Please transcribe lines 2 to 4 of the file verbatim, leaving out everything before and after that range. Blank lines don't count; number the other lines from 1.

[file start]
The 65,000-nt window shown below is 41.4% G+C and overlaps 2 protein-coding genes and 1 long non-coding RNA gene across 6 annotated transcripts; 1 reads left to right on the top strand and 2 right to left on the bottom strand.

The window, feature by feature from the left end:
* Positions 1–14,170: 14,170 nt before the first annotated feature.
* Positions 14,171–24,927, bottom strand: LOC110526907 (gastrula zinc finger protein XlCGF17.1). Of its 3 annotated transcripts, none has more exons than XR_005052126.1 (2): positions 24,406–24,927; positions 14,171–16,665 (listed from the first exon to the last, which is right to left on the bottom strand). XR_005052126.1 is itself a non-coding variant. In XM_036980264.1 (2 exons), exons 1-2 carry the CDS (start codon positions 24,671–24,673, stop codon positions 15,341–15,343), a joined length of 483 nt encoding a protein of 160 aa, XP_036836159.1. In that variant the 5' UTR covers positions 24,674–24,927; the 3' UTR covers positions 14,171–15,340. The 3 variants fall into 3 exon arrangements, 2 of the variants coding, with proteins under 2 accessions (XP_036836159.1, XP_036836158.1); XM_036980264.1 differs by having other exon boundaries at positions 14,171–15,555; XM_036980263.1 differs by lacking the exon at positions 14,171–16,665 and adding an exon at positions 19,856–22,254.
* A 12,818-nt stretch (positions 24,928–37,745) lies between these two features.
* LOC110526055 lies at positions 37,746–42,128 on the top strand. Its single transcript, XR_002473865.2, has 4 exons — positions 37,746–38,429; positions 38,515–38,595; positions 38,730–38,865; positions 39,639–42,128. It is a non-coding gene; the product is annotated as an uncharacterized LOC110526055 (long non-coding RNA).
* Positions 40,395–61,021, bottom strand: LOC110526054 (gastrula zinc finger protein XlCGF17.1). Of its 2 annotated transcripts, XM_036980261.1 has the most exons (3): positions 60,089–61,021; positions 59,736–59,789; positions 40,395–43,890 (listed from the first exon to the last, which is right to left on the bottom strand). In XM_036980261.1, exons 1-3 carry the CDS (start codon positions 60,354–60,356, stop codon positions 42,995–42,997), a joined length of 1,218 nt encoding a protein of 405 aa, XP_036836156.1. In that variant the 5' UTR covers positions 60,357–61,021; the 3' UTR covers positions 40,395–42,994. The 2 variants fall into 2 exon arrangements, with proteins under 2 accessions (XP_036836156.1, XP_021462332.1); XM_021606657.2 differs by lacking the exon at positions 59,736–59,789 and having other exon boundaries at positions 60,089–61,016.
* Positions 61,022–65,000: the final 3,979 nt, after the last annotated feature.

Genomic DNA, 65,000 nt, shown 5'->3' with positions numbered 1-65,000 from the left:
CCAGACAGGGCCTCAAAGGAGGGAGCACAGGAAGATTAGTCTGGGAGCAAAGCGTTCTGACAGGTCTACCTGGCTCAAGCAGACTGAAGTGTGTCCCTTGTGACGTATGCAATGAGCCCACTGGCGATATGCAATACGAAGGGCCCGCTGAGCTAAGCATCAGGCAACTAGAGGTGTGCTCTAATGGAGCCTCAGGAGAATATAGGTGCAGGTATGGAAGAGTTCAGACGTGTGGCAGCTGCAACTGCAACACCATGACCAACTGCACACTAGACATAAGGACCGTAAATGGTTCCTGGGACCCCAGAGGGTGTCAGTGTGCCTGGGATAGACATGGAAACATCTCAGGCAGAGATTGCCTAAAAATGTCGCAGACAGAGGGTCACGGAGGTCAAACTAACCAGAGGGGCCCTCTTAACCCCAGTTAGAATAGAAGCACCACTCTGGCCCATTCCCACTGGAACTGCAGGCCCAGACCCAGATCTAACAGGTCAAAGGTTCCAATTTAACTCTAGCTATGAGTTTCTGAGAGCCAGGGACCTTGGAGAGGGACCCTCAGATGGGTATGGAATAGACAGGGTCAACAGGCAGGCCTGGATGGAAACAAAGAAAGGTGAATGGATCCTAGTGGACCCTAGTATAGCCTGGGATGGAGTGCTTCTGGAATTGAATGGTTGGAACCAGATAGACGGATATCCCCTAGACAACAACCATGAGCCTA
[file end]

The window, feature by feature from the left end:
* Positions 1–14,170: 14,170 nt before the first annotated feature.
* Positions 14,171–24,927, bottom strand: LOC110526907 (gastrula zinc finger protein XlCGF17.1). Of its 3 annotated transcripts, none has more exons than XR_005052126.1 (2): positions 24,406–24,927; positions 14,171–16,665 (listed from the first exon to the last, which is right to left on the bottom strand). XR_005052126.1 is itself a non-coding variant. In XM_036980264.1 (2 exons), exons 1-2 carry the CDS (start codon positions 24,671–24,673, stop codon positions 15,341–15,343), a joined length of 483 nt encoding a protein of 160 aa, XP_036836159.1. In that variant the 5' UTR covers positions 24,674–24,927; the 3' UTR covers positions 14,171–15,340. The 3 variants fall into 3 exon arrangements, 2 of the variants coding, with proteins under 2 accessions (XP_036836159.1, XP_036836158.1); XM_036980264.1 differs by having other exon boundaries at positions 14,171–15,555; XM_036980263.1 differs by lacking the exon at positions 14,171–16,665 and adding an exon at positions 19,856–22,254.